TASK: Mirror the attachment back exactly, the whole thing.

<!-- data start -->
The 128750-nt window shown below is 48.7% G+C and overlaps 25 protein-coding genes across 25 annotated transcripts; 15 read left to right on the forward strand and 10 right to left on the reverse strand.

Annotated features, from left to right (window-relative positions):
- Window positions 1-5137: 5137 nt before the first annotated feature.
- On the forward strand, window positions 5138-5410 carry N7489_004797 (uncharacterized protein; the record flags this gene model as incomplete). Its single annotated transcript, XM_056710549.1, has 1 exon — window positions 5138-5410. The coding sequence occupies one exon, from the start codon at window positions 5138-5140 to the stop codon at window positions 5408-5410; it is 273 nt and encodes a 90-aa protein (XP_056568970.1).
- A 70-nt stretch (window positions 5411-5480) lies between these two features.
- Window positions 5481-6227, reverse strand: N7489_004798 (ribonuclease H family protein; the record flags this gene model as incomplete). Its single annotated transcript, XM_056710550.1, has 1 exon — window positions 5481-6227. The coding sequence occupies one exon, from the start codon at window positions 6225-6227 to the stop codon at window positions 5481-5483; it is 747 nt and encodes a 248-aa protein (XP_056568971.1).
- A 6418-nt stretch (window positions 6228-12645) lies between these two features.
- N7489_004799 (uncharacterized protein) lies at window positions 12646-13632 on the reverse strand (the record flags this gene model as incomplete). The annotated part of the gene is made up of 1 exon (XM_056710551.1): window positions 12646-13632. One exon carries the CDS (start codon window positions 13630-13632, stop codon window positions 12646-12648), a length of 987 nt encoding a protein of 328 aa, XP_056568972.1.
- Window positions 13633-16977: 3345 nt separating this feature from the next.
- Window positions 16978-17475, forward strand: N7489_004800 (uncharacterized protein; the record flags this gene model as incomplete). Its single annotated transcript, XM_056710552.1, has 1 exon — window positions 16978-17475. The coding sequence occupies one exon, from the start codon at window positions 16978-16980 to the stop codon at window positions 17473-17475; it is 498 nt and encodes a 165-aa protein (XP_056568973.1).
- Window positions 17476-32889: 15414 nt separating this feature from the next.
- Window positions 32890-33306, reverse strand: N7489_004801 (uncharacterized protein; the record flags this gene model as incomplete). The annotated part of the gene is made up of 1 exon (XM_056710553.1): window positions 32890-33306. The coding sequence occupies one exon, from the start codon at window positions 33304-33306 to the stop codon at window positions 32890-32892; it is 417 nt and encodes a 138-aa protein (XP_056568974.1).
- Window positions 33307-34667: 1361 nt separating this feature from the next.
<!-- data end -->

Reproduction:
The 128750-nt window shown below is 48.7% G+C and overlaps 25 protein-coding genes across 25 annotated transcripts; 15 read left to right on the forward strand and 10 right to left on the reverse strand.

Annotated features, from left to right (window-relative positions):
- Window positions 1-5137: 5137 nt before the first annotated feature.
- On the forward strand, window positions 5138-5410 carry N7489_004797 (uncharacterized protein; the record flags this gene model as incomplete). Its single annotated transcript, XM_056710549.1, has 1 exon — window positions 5138-5410. The coding sequence occupies one exon, from the start codon at window positions 5138-5140 to the stop codon at window positions 5408-5410; it is 273 nt and encodes a 90-aa protein (XP_056568970.1).
- A 70-nt stretch (window positions 5411-5480) lies between these two features.
- Window positions 5481-6227, reverse strand: N7489_004798 (ribonuclease H family protein; the record flags this gene model as incomplete). Its single annotated transcript, XM_056710550.1, has 1 exon — window positions 5481-6227. The coding sequence occupies one exon, from the start codon at window positions 6225-6227 to the stop codon at window positions 5481-5483; it is 747 nt and encodes a 248-aa protein (XP_056568971.1).
- A 6418-nt stretch (window positions 6228-12645) lies between these two features.
- N7489_004799 (uncharacterized protein) lies at window positions 12646-13632 on the reverse strand (the record flags this gene model as incomplete). The annotated part of the gene is made up of 1 exon (XM_056710551.1): window positions 12646-13632. One exon carries the CDS (start codon window positions 13630-13632, stop codon window positions 12646-12648), a length of 987 nt encoding a protein of 328 aa, XP_056568972.1.
- Window positions 13633-16977: 3345 nt separating this feature from the next.
- Window positions 16978-17475, forward strand: N7489_004800 (uncharacterized protein; the record flags this gene model as incomplete). Its single annotated transcript, XM_056710552.1, has 1 exon — window positions 16978-17475. The coding sequence occupies one exon, from the start codon at window positions 16978-16980 to the stop codon at window positions 17473-17475; it is 498 nt and encodes a 165-aa protein (XP_056568973.1).
- Window positions 17476-32889: 15414 nt separating this feature from the next.
- Window positions 32890-33306, reverse strand: N7489_004801 (uncharacterized protein; the record flags this gene model as incomplete). The annotated part of the gene is made up of 1 exon (XM_056710553.1): window positions 32890-33306. The coding sequence occupies one exon, from the start codon at window positions 33304-33306 to the stop codon at window positions 32890-32892; it is 417 nt and encodes a 138-aa protein (XP_056568974.1).
- Window positions 33307-34667: 1361 nt separating this feature from the next.